To achieve this goal, the policy framework must be optimised, Altmaier said. The goal is to create greater scope for innovation. Thus, the work begun by Germany as part of its 'regulatory sandboxes for the energy transition', for example, is to be continued at European level.

In order to support the economic recovery, Germany will particularly focus on measures in the European Green Deal which offer relief, and possibly also a boost, in the short term. The transition to a resource-efficient and competitive economy creates a great need for investment. Therefore, an investment plan for a sustainable Europe and a mechanism for fair structural change rank high on the Presidency's agenda.

Promoting high-growth fields of technology and pressing ahead with climate action

'Germany is pursuing a forward-looking energy policy that provides a clear framework for cross-border offshore projects and explicit incentives to develop hydrogen technologies,' Altmaier pointed out at the event.

Offshore wind projects and hydrogen technologies not only make an important contribution to energy policy, in order to attain the EU's ambitious energy and climate targets, but also offer major opportunities in the field of industrial policy. However, joint projects by the EU member states, particularly in the field of offshore wind energy, currently lack a favourable European policy framework. Germany therefore wants to support the adoption of Council conclusions which take account of the strategy on offshore renewable energy announced by the European Commission. The core element is to be a framework that promotes the implementation of joint projects – just as the member states of the North Seas Energy Cooperation and the European Commissioner for Energy had called for at their meeting in early July.

The relevant European and global markets and infrastructure need to be built up so that natural gas can gradually be replaced by hydrogen, and so that other hydrogen applications can be developed. In this area as well, Germany is seeking to work towards the adoption of Council conclusions. A high-level conference scheduled for early October is intended to advance the debate on the development of an EU single market for hydrogen.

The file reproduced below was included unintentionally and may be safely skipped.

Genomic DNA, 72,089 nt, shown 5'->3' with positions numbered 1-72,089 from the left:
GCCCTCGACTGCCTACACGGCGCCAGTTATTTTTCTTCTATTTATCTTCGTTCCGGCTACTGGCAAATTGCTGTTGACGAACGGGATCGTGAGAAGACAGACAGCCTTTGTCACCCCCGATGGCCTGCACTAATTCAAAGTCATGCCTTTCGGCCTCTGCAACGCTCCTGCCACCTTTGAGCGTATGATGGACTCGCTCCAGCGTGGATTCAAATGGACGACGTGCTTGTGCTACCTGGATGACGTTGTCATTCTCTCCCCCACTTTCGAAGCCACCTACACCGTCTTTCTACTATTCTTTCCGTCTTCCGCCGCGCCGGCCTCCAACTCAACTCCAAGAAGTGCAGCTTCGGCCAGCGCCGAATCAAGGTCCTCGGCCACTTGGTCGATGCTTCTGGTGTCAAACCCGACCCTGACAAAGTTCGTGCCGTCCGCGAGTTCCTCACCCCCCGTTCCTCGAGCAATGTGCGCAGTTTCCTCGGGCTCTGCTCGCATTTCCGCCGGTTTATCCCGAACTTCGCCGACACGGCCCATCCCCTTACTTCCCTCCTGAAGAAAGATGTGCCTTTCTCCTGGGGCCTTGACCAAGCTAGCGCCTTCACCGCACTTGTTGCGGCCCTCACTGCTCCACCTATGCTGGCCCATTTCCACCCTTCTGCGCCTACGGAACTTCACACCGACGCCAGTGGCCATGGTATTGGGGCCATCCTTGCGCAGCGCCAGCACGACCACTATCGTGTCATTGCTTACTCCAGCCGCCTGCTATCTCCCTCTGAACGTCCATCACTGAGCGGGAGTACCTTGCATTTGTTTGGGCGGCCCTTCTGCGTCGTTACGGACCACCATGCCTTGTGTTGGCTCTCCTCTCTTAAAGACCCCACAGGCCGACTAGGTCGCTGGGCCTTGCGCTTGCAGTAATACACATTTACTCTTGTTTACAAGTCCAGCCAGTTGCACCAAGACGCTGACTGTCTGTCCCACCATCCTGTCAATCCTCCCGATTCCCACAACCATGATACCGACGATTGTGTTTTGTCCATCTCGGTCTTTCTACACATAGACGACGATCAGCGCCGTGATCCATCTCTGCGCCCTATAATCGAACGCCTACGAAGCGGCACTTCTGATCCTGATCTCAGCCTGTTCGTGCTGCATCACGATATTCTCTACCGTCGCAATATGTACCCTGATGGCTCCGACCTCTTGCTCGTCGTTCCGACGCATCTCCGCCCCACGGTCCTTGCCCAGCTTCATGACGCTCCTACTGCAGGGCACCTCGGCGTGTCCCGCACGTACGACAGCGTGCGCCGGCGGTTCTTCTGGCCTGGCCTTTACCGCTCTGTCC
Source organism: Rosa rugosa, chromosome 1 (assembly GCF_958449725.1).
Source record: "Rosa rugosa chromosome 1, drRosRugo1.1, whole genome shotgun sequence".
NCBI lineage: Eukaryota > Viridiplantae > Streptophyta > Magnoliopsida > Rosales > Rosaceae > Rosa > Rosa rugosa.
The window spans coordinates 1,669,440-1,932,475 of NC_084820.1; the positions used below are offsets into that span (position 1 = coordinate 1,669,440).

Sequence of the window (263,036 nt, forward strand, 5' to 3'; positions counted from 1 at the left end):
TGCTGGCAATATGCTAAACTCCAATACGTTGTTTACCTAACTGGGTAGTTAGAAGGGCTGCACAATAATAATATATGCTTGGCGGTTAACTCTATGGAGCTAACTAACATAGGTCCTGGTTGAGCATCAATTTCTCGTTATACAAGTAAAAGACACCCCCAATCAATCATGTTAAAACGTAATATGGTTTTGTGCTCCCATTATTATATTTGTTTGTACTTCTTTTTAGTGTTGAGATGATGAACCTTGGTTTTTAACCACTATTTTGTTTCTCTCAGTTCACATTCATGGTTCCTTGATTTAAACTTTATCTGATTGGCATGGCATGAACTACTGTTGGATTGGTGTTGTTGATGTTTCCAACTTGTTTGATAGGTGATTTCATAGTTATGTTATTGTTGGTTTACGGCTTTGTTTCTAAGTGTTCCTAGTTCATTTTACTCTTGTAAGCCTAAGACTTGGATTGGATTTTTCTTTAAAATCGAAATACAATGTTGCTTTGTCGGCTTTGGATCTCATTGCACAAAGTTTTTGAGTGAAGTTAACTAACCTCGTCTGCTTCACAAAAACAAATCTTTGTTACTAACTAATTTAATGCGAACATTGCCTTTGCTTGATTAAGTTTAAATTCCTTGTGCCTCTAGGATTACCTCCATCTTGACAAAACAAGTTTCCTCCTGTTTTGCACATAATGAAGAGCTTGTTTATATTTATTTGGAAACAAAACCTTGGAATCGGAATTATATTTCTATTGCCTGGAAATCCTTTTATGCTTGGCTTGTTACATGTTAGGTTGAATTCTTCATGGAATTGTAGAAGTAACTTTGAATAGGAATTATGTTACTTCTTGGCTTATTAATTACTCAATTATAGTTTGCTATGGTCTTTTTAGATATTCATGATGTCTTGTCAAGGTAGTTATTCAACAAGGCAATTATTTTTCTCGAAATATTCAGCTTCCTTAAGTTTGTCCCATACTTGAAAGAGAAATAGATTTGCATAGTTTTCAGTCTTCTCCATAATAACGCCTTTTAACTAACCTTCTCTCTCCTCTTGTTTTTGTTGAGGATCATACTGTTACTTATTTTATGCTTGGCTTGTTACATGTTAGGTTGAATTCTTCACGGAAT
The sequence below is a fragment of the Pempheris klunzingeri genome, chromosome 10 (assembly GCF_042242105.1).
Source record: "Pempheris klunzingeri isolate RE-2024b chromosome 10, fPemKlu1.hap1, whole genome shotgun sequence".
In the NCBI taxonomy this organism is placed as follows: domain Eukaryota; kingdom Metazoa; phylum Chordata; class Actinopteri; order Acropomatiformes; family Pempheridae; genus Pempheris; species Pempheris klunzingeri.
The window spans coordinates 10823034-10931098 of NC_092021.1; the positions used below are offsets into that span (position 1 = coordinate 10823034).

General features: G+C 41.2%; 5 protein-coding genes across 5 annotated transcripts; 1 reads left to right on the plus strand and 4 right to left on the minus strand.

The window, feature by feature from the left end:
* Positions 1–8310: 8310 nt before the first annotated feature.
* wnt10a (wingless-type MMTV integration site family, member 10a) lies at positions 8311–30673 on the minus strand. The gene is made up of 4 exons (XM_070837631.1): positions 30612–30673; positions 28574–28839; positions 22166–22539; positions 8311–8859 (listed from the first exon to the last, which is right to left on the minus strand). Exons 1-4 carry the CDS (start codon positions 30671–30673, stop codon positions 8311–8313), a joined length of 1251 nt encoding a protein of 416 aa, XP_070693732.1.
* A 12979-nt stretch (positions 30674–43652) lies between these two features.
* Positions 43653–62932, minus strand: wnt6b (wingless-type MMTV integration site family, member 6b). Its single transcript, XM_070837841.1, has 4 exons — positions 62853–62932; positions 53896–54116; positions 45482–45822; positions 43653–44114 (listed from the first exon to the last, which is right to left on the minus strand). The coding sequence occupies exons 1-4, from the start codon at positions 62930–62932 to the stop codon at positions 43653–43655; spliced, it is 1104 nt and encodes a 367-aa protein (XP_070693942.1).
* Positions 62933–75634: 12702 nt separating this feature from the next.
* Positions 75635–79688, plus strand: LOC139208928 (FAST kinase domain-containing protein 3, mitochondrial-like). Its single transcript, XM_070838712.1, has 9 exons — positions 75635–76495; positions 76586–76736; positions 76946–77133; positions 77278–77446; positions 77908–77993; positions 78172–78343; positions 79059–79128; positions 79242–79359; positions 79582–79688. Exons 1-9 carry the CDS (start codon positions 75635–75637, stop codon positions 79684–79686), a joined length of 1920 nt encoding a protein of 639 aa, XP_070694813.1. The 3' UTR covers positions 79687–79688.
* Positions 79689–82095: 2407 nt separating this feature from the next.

Attaining the EU 2030 targets for renewable energy and energy efficiency

The evaluation of the National Energy and Climate Plans (NECPs) conducted by the European Commission is to provide the basis for considerations on how the EU's 2030 energy targets for the improvement of energy efficiency and the expansion of renewable energy can be attained. In this context, Germany intends to encourage debate, among other things, on the pricing of emissions in the heating and transport sectors, the initiative of the European Commission to boost the pace of renovation in the buildings sector (renovation wave), and a supportive framework to mobilise investments in renewable energy projects.

Sharing lessons learned on how to maintain power supply in times of crisis

Electricity supply plays a key role in tackling any crisis and in maintaining public services in crisis situations. In order to ensure the proper functioning of the electricity sector, and in order to improve the exchange of information between system operators and regulatory authorities, as well as EU member states and the European Commission, Germany wishes to continue the sharing of experience on the maintenance of power supply in crisis situations with a view to possible future healthcare crises.

There are high expectations for Germany to make progress on these and other important future-oriented issues that are central to the collaborative effort to enable Europe's recovery.